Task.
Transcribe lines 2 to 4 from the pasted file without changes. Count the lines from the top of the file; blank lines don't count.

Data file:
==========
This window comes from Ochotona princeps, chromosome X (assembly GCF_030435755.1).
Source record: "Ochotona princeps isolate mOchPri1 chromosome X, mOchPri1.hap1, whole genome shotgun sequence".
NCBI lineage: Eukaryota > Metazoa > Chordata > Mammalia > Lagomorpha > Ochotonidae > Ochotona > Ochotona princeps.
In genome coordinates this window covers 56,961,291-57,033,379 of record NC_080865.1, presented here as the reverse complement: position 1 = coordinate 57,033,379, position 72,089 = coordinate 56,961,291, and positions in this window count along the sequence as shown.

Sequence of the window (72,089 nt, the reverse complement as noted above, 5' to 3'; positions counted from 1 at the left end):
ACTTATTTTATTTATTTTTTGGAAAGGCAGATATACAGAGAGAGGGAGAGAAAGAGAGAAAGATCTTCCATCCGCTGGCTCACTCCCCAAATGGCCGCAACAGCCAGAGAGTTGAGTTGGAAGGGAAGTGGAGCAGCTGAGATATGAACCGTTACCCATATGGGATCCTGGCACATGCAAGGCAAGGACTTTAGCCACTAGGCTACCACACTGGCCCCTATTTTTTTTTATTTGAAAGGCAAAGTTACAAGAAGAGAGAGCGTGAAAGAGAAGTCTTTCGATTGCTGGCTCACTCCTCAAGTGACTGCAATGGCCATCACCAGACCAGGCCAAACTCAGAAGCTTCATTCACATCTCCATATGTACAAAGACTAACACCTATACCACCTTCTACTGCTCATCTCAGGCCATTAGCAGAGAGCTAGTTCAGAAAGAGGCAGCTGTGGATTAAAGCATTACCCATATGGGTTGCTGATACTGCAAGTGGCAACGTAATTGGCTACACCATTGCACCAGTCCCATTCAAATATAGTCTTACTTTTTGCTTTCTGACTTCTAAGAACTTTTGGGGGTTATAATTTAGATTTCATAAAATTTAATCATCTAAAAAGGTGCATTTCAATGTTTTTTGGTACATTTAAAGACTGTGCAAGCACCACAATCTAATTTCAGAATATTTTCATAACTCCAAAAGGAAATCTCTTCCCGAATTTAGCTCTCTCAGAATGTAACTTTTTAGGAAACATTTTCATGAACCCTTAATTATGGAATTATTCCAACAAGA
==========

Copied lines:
Source record: "Ochotona princeps isolate mOchPri1 chromosome X, mOchPri1.hap1, whole genome shotgun sequence".
NCBI lineage: Eukaryota > Metazoa > Chordata > Mammalia > Lagomorpha > Ochotonidae > Ochotona > Ochotona princeps.
In genome coordinates this window covers 56,961,291-57,033,379 of record NC_080865.1, presented here as the reverse complement: position 1 = coordinate 57,033,379, position 72,089 = coordinate 56,961,291, and positions in this window count along the sequence as shown.